Obstetric conditions and risk of first ever mental health contact during infancy, childhood and adolescence.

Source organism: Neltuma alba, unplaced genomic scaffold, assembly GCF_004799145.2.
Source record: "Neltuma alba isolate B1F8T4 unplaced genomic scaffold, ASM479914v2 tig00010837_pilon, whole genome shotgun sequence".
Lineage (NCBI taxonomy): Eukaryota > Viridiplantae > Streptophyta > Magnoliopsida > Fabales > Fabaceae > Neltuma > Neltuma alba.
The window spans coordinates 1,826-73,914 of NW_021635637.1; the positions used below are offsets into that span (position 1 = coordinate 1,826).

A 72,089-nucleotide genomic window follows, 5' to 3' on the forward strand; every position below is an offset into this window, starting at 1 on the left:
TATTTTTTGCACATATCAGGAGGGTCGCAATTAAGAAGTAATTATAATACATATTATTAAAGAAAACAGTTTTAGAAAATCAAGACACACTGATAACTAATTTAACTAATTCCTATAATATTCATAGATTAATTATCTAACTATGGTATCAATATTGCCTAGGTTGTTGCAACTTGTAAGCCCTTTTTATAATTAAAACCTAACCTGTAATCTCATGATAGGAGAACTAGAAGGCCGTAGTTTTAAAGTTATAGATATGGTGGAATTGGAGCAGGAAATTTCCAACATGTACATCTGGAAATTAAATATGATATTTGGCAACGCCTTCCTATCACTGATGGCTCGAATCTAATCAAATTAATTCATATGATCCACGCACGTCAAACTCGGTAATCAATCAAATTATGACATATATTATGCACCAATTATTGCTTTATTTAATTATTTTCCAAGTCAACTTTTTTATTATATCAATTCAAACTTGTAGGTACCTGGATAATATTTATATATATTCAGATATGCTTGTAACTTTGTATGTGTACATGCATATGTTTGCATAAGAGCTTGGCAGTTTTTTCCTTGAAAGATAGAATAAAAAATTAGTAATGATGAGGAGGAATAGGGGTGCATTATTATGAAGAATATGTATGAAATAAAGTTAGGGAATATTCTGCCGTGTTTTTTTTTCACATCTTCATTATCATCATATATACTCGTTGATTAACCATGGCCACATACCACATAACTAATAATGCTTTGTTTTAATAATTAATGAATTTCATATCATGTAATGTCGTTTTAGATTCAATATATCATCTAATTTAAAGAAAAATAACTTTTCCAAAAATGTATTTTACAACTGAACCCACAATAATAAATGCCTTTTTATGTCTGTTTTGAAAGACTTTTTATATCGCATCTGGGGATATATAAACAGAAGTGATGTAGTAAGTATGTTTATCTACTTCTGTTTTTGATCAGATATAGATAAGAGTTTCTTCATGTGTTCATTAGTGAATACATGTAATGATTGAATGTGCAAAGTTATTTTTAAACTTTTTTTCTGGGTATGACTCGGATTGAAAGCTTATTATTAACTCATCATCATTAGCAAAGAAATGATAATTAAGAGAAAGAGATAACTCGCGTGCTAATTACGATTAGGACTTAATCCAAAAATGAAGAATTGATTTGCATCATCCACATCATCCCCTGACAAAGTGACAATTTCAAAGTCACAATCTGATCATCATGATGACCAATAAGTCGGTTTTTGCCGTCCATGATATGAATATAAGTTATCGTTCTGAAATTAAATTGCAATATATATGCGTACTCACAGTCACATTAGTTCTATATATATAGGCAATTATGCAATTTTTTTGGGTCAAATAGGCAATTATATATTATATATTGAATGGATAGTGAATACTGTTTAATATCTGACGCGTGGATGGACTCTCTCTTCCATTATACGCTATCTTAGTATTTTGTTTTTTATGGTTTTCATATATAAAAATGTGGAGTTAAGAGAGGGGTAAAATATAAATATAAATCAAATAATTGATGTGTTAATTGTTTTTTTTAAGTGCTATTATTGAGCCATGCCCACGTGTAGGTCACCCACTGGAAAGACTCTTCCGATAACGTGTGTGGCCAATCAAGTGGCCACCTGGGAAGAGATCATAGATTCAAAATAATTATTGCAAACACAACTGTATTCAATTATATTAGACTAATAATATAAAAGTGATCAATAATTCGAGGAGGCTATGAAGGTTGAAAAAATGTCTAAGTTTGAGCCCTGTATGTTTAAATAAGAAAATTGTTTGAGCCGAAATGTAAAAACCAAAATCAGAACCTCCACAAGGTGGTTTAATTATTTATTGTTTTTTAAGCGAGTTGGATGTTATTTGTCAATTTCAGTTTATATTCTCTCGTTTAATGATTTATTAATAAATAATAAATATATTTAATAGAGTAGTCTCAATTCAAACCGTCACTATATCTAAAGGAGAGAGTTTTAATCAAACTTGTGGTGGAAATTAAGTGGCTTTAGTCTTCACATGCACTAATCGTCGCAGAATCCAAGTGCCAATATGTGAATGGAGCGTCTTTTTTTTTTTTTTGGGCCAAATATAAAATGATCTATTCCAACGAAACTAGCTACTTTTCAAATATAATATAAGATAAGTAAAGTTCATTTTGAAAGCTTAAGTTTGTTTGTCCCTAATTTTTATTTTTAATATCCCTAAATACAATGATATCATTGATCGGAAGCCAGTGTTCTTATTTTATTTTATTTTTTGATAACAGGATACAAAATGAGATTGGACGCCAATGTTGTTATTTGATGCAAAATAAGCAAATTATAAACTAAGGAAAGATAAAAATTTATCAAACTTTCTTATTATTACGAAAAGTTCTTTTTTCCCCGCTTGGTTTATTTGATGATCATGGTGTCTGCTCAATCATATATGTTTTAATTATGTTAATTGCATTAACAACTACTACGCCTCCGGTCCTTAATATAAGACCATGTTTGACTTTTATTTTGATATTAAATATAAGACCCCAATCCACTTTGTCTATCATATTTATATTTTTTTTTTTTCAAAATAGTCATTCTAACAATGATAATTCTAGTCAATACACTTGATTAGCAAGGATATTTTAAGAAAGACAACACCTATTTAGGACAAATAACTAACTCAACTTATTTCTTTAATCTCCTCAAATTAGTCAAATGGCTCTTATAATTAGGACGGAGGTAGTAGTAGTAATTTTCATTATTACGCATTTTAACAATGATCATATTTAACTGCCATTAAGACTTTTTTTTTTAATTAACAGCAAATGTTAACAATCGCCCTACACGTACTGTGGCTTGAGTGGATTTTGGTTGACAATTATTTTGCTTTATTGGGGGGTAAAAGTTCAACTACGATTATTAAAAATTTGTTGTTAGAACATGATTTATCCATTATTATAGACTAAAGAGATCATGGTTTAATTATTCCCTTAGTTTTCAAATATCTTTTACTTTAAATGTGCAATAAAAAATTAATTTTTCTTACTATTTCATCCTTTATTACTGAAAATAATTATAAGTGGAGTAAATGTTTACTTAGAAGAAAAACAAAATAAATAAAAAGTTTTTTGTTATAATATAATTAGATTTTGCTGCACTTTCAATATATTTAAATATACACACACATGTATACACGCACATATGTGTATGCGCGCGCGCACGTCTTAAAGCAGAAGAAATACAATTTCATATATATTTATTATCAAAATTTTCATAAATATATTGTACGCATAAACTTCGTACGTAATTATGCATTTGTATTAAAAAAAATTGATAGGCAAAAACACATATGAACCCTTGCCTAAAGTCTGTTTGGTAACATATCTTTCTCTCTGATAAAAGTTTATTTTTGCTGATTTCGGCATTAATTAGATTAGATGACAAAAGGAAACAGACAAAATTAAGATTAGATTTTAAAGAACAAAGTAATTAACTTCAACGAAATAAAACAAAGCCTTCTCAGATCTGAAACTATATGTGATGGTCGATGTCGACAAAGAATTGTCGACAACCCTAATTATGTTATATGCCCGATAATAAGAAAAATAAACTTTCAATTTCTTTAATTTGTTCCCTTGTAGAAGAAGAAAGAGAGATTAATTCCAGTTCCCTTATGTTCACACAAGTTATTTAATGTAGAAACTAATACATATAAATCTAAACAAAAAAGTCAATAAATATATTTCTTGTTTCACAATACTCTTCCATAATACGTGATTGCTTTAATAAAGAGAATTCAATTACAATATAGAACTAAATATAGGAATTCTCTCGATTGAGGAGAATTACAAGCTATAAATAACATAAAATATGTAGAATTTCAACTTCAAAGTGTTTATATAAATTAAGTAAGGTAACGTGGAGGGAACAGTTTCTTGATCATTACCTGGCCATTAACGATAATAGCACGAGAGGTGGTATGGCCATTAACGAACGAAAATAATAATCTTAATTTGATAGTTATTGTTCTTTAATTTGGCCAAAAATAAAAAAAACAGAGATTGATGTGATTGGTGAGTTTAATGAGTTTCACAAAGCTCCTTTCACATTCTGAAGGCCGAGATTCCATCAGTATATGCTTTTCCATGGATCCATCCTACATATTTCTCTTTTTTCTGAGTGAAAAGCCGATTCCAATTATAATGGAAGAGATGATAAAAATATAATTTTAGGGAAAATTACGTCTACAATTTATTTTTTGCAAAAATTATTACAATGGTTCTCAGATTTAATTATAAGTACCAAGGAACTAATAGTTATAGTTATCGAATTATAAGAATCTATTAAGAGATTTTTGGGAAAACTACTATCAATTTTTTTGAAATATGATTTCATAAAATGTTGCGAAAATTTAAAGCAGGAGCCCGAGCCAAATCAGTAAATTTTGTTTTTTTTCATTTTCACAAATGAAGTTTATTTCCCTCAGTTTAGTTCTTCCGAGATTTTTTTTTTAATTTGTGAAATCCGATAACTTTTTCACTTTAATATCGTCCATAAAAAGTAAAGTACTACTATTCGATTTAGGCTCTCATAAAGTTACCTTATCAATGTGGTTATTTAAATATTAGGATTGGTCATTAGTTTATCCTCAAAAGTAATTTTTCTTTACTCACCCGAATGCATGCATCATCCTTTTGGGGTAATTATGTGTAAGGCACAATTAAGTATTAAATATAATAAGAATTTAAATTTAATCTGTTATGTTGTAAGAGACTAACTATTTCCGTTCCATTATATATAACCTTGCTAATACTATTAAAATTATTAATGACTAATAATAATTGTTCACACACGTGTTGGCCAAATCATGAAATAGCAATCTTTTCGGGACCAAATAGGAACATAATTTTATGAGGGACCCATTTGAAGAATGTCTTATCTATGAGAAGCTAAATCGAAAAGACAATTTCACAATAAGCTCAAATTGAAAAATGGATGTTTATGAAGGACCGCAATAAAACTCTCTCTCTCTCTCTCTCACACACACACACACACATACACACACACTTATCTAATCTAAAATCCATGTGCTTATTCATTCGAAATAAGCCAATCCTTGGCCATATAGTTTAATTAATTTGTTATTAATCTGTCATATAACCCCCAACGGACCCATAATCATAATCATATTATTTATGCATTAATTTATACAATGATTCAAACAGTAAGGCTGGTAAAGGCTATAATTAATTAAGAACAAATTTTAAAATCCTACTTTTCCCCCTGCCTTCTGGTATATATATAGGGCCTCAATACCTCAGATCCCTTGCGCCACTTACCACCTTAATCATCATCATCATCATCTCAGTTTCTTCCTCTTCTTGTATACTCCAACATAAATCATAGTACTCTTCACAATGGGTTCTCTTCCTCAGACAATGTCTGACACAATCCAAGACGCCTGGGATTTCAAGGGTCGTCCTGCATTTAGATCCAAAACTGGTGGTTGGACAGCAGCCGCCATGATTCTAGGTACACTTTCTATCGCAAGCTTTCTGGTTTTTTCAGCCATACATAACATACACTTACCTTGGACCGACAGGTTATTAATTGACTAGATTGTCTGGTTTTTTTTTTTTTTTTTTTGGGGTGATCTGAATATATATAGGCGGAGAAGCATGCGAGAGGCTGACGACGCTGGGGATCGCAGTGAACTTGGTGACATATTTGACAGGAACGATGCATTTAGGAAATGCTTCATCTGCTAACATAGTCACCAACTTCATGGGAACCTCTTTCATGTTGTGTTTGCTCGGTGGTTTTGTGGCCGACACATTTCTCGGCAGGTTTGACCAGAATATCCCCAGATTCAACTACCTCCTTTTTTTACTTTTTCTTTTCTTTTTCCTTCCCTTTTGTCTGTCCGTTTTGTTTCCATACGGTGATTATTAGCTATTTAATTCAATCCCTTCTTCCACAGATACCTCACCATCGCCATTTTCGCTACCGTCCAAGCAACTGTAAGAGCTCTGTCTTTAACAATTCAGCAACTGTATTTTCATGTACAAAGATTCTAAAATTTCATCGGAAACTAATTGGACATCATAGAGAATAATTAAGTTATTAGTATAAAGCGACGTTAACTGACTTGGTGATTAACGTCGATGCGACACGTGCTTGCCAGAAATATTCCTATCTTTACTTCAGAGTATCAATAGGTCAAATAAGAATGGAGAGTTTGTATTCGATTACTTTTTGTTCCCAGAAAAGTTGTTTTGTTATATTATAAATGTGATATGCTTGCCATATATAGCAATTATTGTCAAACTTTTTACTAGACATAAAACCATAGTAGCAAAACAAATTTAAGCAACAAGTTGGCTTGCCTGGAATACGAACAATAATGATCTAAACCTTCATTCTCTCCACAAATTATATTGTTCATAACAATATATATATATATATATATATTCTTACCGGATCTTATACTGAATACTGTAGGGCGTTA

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Objective: The main aim of this study was to investigate whether risk of first ever occasion of outpatient or inpatient service for a mental disorder among male children and adolescents may be associated with obstetric conditions. Design, setting and participants: this study was a population-based birth-cohort study of males born between 1980 and 1984 in Western Australia (WA). Males were identified using birth registry records and followed-up over a 19 year period using linked health data available through the Western Australian Data Linkage System. Measurements: Multivariate logistic regression was employed to estimate the risk of first ever mental health contact at different stages of mental development in childhood and adolescence. Main findings: Vacuum and forceps assisted delivery and emergency caesarean were associated with an increased risk of first ever mental health contact. The risk of first ever mental health contact was similar for spontaneous vaginal delivery and elective caesarean. Although outcomes varied by age group, children with stillborn siblings were at increased risk of first ever mental health contact as were babies with 7–9 Apgar score at 5 mins and those born to mothers with several previous live births. Conclusions and implications: Vacuum and forceps assisted delivery and/or the pathophysiological causes that lead to these clinical procedures, as well as other obstetric conditions, which maybe associated with (asymptomatic) brain injury at birth, which may increase the risk of mental disorders.
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